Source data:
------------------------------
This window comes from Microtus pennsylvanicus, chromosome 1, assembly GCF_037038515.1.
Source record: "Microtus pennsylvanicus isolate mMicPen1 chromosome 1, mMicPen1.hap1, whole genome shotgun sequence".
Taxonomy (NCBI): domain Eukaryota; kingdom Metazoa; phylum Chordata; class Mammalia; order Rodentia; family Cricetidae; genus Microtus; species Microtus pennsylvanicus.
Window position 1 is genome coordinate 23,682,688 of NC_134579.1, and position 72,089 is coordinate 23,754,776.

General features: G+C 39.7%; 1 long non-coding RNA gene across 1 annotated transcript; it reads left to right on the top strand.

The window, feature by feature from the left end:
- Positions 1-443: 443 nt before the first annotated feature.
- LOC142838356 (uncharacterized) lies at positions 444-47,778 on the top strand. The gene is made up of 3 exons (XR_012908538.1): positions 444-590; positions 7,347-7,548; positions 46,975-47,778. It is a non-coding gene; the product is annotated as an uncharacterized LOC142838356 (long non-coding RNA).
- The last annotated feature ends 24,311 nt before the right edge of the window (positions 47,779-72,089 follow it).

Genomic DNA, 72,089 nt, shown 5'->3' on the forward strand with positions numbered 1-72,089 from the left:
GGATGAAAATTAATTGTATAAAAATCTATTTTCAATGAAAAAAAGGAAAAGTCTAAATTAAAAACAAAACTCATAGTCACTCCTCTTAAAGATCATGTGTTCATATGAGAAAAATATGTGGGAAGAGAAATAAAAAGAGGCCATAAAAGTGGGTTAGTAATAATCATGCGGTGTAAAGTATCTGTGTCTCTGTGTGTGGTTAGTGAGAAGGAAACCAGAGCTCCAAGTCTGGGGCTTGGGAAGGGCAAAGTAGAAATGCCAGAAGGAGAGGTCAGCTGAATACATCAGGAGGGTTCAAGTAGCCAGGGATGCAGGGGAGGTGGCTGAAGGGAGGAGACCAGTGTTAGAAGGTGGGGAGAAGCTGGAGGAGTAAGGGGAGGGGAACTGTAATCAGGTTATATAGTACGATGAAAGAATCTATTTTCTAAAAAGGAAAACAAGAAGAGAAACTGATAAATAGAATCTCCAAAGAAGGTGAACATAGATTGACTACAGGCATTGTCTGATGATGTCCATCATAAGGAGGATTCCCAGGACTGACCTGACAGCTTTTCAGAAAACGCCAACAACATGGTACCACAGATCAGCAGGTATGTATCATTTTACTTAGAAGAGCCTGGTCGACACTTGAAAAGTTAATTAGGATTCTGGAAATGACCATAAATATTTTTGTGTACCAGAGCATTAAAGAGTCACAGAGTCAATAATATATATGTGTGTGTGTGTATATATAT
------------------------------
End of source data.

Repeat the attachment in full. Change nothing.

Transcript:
This window comes from Microtus pennsylvanicus, chromosome 1, assembly GCF_037038515.1.
Source record: "Microtus pennsylvanicus isolate mMicPen1 chromosome 1, mMicPen1.hap1, whole genome shotgun sequence".
Taxonomy (NCBI): domain Eukaryota; kingdom Metazoa; phylum Chordata; class Mammalia; order Rodentia; family Cricetidae; genus Microtus; species Microtus pennsylvanicus.
Window position 1 is genome coordinate 23,682,688 of NC_134579.1, and position 72,089 is coordinate 23,754,776.

General features: G+C 39.7%; 1 long non-coding RNA gene across 1 annotated transcript; it reads left to right on the top strand.

The window, feature by feature from the left end:
- Positions 1-443: 443 nt before the first annotated feature.
- LOC142838356 (uncharacterized) lies at positions 444-47,778 on the top strand. The gene is made up of 3 exons (XR_012908538.1): positions 444-590; positions 7,347-7,548; positions 46,975-47,778. It is a non-coding gene; the product is annotated as an uncharacterized LOC142838356 (long non-coding RNA).
- The last annotated feature ends 24,311 nt before the right edge of the window (positions 47,779-72,089 follow it).

Genomic DNA, 72,089 nt, shown 5'->3' on the forward strand with positions numbered 1-72,089 from the left:
GGATGAAAATTAATTGTATAAAAATCTATTTTCAATGAAAAAAAGGAAAAGTCTAAATTAAAAACAAAACTCATAGTCACTCCTCTTAAAGATCATGTGTTCATATGAGAAAAATATGTGGGAAGAGAAATAAAAAGAGGCCATAAAAGTGGGTTAGTAATAATCATGCGGTGTAAAGTATCTGTGTCTCTGTGTGTGGTTAGTGAGAAGGAAACCAGAGCTCCAAGTCTGGGGCTTGGGAAGGGCAAAGTAGAAATGCCAGAAGGAGAGGTCAGCTGAATACATCAGGAGGGTTCAAGTAGCCAGGGATGCAGGGGAGGTGGCTGAAGGGAGGAGACCAGTGTTAGAAGGTGGGGAGAAGCTGGAGGAGTAAGGGGAGGGGAACTGTAATCAGGTTATATAGTACGATGAAAGAATCTATTTTCTAAAAAGGAAAACAAGAAGAGAAACTGATAAATAGAATCTCCAAAGAAGGTGAACATAGATTGACTACAGGCATTGTCTGATGATGTCCATCATAAGGAGGATTCCCAGGACTGACCTGACAGCTTTTCAGAAAACGCCAACAACATGGTACCACAGATCAGCAGGTATGTATCATTTTACTTAGAAGAGCCTGGTCGACACTTGAAAAGTTAATTAGGATTCTGGAAATGACCATAAATATTTTTGTGTACCAGAGCATTAAAGAGTCACAGAGTCAATAATATATATGTGTGTGTGTGTATATATAT